Republicans prefer to focus OSHA’s efforts on compliance education that helps employers avoid workplace accidents.
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While future Republican-led legislative rebukes are outside of OSHA’s control, the agency is accustomed to falsehoods that activate resistance from the same employees they’re trying to protect.
England, who spent 21 years as an OSHA inspector before his union leadership appointment, recalled construction workers refusing to cooperate with him during an investigation, claiming the agency wanted to shut their site down. That type of employee distrust is common, he said.
It’s employers, however, who bear the burden of complying with the agency and the 1970 Occupational Safety and Health Act it enforces. Even so, in carrying out its statutory mission of ensuring “safe and healthful working conditions,” OSHA regularly encounters workers who view the agency as a nuisance for subjecting them to cumbersome safety gear, for example.
Marissa Baker, a professor at the University of Washington’s environmental and occupational health sciences department who researches the government’s workplace safety interventions, said OSHA is often the butt of employee jokes, such as shouts of “OSHA! OSHA!” when they see a ladder topple. Others will crack wise about safety officials making it harder for them to do their jobs, she said.
Yet the coming vaccination regulation and its enforcement—unless it’s struck down in federal court—presents a more personal affront to vaccine opponents than an OSHA mandate for workers to strap on uncomfortable protective equipment.
“I know that there are people who have very strongly held opinions that this federal mandate is not OK,” Baker said. “But OSHA has always been mandated with ensuring the health and safety of all workers in the country, regardless of whether they’re in a red state or a blue state.”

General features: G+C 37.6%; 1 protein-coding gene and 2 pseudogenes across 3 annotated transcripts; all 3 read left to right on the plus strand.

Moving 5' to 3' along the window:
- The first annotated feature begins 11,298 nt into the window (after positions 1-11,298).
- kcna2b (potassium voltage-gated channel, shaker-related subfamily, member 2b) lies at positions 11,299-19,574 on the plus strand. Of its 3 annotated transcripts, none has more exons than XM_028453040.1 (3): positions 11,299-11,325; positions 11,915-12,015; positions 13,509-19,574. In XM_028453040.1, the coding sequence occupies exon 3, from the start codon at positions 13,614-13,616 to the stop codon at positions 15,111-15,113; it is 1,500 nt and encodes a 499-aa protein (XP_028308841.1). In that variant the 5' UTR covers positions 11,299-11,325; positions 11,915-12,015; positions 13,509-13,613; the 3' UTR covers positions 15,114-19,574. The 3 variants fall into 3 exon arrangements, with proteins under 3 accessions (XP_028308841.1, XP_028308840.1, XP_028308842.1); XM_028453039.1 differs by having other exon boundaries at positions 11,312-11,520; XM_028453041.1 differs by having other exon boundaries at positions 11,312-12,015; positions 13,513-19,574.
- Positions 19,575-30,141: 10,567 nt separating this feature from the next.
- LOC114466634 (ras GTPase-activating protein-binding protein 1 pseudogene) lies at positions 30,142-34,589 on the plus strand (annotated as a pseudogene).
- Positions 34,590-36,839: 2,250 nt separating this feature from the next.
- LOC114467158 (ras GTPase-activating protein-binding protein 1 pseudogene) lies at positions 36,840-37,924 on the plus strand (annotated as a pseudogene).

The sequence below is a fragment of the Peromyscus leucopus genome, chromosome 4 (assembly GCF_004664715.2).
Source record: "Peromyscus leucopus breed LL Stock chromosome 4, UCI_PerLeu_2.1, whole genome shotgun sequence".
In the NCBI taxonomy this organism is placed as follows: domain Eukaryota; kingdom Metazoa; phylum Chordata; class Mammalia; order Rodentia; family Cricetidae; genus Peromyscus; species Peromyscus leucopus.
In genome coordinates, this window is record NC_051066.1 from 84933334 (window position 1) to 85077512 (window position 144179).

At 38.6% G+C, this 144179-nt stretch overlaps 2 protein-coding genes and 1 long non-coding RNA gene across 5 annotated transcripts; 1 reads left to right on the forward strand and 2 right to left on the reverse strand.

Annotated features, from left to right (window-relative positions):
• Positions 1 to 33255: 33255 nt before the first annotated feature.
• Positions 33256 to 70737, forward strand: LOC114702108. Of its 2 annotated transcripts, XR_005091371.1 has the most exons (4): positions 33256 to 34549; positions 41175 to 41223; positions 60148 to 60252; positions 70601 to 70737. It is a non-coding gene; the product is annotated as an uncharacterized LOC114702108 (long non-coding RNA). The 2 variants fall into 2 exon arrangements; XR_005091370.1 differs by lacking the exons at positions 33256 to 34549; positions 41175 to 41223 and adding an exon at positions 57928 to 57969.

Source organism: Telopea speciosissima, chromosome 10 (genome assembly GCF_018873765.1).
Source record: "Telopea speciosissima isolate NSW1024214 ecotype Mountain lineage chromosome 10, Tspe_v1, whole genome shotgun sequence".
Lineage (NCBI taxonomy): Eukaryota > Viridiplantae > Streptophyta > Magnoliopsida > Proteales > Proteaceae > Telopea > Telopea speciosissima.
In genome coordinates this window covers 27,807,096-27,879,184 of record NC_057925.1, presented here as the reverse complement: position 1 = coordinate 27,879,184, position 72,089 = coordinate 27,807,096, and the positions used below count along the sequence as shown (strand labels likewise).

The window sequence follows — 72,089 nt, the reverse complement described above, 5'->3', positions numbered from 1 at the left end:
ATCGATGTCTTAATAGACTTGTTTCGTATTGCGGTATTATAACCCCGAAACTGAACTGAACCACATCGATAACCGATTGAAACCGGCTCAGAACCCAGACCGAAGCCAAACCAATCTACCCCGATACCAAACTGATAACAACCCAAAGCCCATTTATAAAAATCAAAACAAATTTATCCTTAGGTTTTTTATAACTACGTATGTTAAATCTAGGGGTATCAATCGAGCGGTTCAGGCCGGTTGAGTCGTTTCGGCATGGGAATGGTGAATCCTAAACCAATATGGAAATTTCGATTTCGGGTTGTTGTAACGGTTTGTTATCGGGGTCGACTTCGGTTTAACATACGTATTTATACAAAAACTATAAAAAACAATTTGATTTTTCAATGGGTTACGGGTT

OSHA already has employed public messaging tactics to preemptively limit political attacks.
Ed Foulke, OSHA’s top official under former President George W. Bush, commended the agency’s efforts to address questions during meetings with business groups the day after Biden announced the order—an approach to rebutting criticism that he expects OSHA to replicate when the rule is released.
Even if those efforts are effective, some state officials will try to undermine OSHA. Members of the Missouri senate’s conservative caucus, for instance, held a rally last week to mobilize support for state legislation that would seek to thwart federal enforcement of vaccination mandates, which one Republican official characterized as “tyranny.”
Such state bids would rest on murky legal grounds, however; and history suggests dramatic curtailment of OSHA’s power via federal legislation is unlikely.
The late Charlie Norwood, the dentist-turned-congressman from Georgia, failed in his efforts to weaken OSHA over the agency’s 1991 standard to protect workers, such as dental hygienists, from contracting HIV and other bloodborne pathogens. That standard didn’t decimate the dental industry, as critics warned at the time.
Shorter-term challenges of public perception, while frustrating, aren’t a reason to assume a doomsday scenario, England said.
“Regulators in general are not out there to make friends; they’re there to enforce the law,” he said. “Sometimes, people will be angry, but if the law is enforced correctly, those folks can go home at night.”